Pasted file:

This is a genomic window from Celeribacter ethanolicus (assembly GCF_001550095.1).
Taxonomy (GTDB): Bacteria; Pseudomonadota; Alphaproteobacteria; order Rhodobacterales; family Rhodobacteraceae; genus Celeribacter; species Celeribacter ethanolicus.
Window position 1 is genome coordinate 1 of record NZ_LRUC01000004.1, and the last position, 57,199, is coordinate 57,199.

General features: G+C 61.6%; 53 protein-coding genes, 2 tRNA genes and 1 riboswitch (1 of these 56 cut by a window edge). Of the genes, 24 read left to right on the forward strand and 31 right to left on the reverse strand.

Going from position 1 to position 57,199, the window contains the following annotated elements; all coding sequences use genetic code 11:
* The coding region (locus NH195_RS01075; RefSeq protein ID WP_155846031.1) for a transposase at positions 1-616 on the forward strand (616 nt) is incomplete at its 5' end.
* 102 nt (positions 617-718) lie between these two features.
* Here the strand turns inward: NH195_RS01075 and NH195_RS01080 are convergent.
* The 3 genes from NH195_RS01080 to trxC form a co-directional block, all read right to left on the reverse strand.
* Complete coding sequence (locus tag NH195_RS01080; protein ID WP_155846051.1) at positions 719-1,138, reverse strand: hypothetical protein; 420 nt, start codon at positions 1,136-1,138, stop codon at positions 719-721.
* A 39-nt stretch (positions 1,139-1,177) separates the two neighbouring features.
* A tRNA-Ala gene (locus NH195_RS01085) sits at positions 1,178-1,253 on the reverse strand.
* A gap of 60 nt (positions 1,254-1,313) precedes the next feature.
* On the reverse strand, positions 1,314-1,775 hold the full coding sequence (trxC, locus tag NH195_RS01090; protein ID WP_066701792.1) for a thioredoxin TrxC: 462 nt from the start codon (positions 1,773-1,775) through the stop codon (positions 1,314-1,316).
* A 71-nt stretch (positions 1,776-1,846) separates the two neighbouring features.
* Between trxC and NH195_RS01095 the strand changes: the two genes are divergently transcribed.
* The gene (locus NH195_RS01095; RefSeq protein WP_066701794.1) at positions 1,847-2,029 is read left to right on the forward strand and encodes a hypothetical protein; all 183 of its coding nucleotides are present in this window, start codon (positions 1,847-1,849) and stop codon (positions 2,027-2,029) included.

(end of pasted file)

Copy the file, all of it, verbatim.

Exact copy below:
This is a genomic window from Celeribacter ethanolicus (assembly GCF_001550095.1).
Taxonomy (GTDB): Bacteria; Pseudomonadota; Alphaproteobacteria; order Rhodobacterales; family Rhodobacteraceae; genus Celeribacter; species Celeribacter ethanolicus.
Window position 1 is genome coordinate 1 of record NZ_LRUC01000004.1, and the last position, 57,199, is coordinate 57,199.

General features: G+C 61.6%; 53 protein-coding genes, 2 tRNA genes and 1 riboswitch (1 of these 56 cut by a window edge). Of the genes, 24 read left to right on the forward strand and 31 right to left on the reverse strand.

Going from position 1 to position 57,199, the window contains the following annotated elements; all coding sequences use genetic code 11:
* The coding region (locus NH195_RS01075; RefSeq protein ID WP_155846031.1) for a transposase at positions 1-616 on the forward strand (616 nt) is incomplete at its 5' end.
* 102 nt (positions 617-718) lie between these two features.
* Here the strand turns inward: NH195_RS01075 and NH195_RS01080 are convergent.
* The 3 genes from NH195_RS01080 to trxC form a co-directional block, all read right to left on the reverse strand.
* Complete coding sequence (locus tag NH195_RS01080; protein ID WP_155846051.1) at positions 719-1,138, reverse strand: hypothetical protein; 420 nt, start codon at positions 1,136-1,138, stop codon at positions 719-721.
* A 39-nt stretch (positions 1,139-1,177) separates the two neighbouring features.
* A tRNA-Ala gene (locus NH195_RS01085) sits at positions 1,178-1,253 on the reverse strand.
* A gap of 60 nt (positions 1,254-1,313) precedes the next feature.
* On the reverse strand, positions 1,314-1,775 hold the full coding sequence (trxC, locus tag NH195_RS01090; protein ID WP_066701792.1) for a thioredoxin TrxC: 462 nt from the start codon (positions 1,773-1,775) through the stop codon (positions 1,314-1,316).
* A 71-nt stretch (positions 1,776-1,846) separates the two neighbouring features.
* Between trxC and NH195_RS01095 the strand changes: the two genes are divergently transcribed.
* The gene (locus NH195_RS01095; RefSeq protein WP_066701794.1) at positions 1,847-2,029 is read left to right on the forward strand and encodes a hypothetical protein; all 183 of its coding nucleotides are present in this window, start codon (positions 1,847-1,849) and stop codon (positions 2,027-2,029) included.